Second day of power-sharing talks begin in Greece

At the core of any administration will be Antonis Samaras' New Democracy party, which came first in Sunday's vote and won 129 of Parliament's 300 seats — but not enough to govern alone.

Petros Giannakouris/AP
Alexis Tsipras, head of Greece's second-placed Syriza radical left party speaks after talks with conservative election victor Antonis Samaras in the Greek parliament, in Athens, on June 18.

Rival Greek party leaders were locked in a second day of power-sharing talks on Tuesday, with two potential minority partners voicing hope that a pro-bailout coalition government can be quickly formed after the debt-crippled country's second inconclusive election in six weeks.

At the core of any administration will be Antonis Samaras' New Democracy party, which came first in Sunday's vote and won 129 of Parliament's 300 seats — but not enough to govern alone.

Samaras is seeking an alliance with the third-placed Socialist PASOK and the smaller Democratic Left party, which would broadly fulfill Greece's pledges to its bailout creditors for further cutbacks and reforms, keeping the country within Europe's joint currency. Otherwise, Greece would run out of cash and the continent could plunge deeper into a financial nightmare with global repercussions.

The main sticking point promises to be how much Greece is willing to tempt fate by seeking a more lenient deal from creditors fed up with missed targets and broken reform pledges.

PASOK leader Evangelos Venizelos met Tuesday with Democratic Left head Fotis Kouvelis, who told reporters afterward that a three-party deal could potentially be achieved "within hours."

Kouvelis said parties first had to agree on a policy platform, and on who would be appointed to the cabinet.

"I believe the process is gathering speed, the country must have a government ... and in the next hours, if there is an agreement ... it will be possible for us to proceed," he said. Kouvelis insisted that parts of Greece'sharsh austerity program must be revised, saying the country "has been pulverized by pitiless measures."

Venizelos, who has pressed for an agreement by Tuesday night, said he was optimistic a deal could be reached.

"I am confident after my meeting with Mr Kouvelis, our views are very close," he said. "Greece must — and will — have a government as soon as possible. We agreed that the necessary processes must be accelerated."

Both the conservatives and PASOK have pledged to respect the commitments for further austerity and reforms that Greece undertook as conditions for two massive international bailouts since May 2010. They are pressing for an extension of at least two years in the deadline, which would alleviate the immediate impact of new cutbacks and is seen as a likely concession by creditors. The Democratic Left is anti-austerity in principle, but wavering.

Austrian Finance Minister Maria Fekter said any changes to the bailout deal would be "an adaptation of a pragmatic nature" after debt inspectors from major creditors visit Athens.

A European Union official said the terms of Greece's bailout will be renegotiated because worsening economic conditions have made the old agreement an "illusion."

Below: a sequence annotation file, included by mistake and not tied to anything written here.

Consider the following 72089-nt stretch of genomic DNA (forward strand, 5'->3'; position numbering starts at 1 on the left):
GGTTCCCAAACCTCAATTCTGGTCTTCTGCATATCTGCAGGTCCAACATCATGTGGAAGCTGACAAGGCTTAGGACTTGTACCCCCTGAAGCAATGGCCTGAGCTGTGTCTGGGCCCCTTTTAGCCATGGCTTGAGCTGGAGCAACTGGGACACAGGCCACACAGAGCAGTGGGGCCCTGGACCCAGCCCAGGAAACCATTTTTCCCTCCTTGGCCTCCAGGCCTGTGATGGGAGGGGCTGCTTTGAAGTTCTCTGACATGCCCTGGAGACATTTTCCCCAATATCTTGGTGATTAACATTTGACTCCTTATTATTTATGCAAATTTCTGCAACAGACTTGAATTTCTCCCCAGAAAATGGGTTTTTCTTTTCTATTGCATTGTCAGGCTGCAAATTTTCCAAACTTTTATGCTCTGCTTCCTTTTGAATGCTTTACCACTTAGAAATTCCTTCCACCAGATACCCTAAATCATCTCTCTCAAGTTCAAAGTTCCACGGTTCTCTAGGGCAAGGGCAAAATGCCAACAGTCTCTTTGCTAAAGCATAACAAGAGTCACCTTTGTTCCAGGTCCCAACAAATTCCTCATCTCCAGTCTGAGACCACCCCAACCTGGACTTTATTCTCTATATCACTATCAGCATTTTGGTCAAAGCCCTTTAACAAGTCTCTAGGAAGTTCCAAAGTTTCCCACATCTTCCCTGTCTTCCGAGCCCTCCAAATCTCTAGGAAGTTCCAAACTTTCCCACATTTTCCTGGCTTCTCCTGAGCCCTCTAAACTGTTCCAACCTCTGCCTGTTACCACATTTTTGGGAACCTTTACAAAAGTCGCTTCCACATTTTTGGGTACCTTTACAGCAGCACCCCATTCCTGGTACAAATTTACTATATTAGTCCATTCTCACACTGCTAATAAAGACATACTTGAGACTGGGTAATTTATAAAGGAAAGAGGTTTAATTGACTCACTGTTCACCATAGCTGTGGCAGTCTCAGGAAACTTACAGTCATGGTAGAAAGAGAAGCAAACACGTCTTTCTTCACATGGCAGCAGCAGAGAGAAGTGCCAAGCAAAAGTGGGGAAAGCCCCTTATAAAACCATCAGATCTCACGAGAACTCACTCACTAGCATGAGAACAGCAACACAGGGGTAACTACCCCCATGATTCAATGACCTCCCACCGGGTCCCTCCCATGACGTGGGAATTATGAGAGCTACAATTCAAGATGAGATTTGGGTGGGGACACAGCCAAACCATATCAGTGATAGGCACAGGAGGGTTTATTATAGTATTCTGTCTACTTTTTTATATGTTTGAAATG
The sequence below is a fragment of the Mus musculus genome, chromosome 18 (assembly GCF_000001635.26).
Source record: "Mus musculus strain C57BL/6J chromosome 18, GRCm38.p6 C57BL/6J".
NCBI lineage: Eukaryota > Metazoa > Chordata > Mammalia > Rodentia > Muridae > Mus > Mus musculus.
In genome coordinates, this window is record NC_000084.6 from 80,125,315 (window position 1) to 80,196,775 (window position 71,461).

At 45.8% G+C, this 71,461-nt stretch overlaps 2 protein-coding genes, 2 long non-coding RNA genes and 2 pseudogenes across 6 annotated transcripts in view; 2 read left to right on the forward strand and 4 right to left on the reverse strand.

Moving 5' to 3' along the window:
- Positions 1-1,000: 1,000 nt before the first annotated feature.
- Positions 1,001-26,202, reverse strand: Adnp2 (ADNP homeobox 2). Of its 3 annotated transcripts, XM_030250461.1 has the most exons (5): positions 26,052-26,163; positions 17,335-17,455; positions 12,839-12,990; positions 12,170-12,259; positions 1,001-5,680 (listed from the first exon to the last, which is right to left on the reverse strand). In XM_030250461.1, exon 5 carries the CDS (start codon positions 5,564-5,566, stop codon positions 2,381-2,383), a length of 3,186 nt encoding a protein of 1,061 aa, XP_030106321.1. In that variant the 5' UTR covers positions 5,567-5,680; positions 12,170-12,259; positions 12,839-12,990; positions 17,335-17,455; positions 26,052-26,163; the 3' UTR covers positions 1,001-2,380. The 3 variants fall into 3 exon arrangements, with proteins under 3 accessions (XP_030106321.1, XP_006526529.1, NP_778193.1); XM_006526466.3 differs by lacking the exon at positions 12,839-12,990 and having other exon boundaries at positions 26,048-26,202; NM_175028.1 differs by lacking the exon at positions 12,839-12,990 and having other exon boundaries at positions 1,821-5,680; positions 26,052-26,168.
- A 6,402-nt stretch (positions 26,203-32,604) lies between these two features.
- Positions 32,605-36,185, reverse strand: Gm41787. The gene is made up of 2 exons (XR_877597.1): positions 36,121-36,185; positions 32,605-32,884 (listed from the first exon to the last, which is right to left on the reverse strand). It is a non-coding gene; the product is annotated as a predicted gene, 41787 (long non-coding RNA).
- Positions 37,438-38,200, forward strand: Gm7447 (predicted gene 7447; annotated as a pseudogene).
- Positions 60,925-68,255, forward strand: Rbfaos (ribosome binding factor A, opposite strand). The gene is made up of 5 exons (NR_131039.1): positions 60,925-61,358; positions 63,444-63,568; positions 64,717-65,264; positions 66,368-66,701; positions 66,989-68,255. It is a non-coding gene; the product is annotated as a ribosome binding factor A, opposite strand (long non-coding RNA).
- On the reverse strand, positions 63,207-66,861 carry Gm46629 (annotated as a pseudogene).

He said that the goals of the agreement would still be to reduce Greece's debt and reform its economy to make it competitive. But how they are achieved would be up for discussion, the official said on condition of anonymity, citing policy.

The second-placed, anti-bailout Syriza radical left party has refused to join in a coalition. Party leader Alexis Tsipras campaigned on a strong anti-bailout ticket, vowing to scrap the country's pledges and play tough with creditors — Greece's European partners and the International Monetary Fund. His message resonated strongly with an austerity-weary electorate, which propelled Syriza from 4.6 percent in 2009 to nearly 27 percent and gave anti-austerity parties more than 50 percent in total.

The reasons are visible around the country. As more than four years of recession and dwindling incomes take their toll, tens of thousands of businesses have closed, unemployment is above 22 percent and many Greeks see emigration as their only hope for a decent life.

In order to pass most laws, a government needs a simple majority of 151 seats. But to have any chance of success, it would require considerably more than that, especially amid the social turmoil of the past two-and-a-half years of harsh austerity in Greece.

Together with PASOK and the Democratic Left, Samaras' party would have 179 legislators, enjoying a strong majority of 28 seats.

Hopes that a deal can be struck boosted Greek share prices, with the battered Athens stock exchange gaining 2.9 percent in afternoon trading.

Greece's short-term borrowing costs declined slightly on Tuesday, with the interest for a new 13-week treasury bill issue reaching 4.31 percent, down from 4.34 percent last month.

The total sum raised was €1.3 billion ($1.64 billion), with the auction 2.2 times oversubscribed.

Samaras' three-day mandate to form a government expires on Wednesday. If it fails, Syriza would get a chance to form a government, followed by the Socialists. But Tsipras has said he will not even try to create a government. Venizelos has advocated circumventing the mandate process and proceeding straight to a meeting of party leaders under President Karolos Papoulias.

Venizelos has insisted that Syriza should participate in any coalition government, in what appears more an attempt to show the left-wing party up as intransigent rather than a realistic effort to drag it into governance.

Setting apart their bitter rivalry stemming from four decades of what was effectively a two-party system, New Democracy and PASOK took part in a brief coalition government earlier this year.

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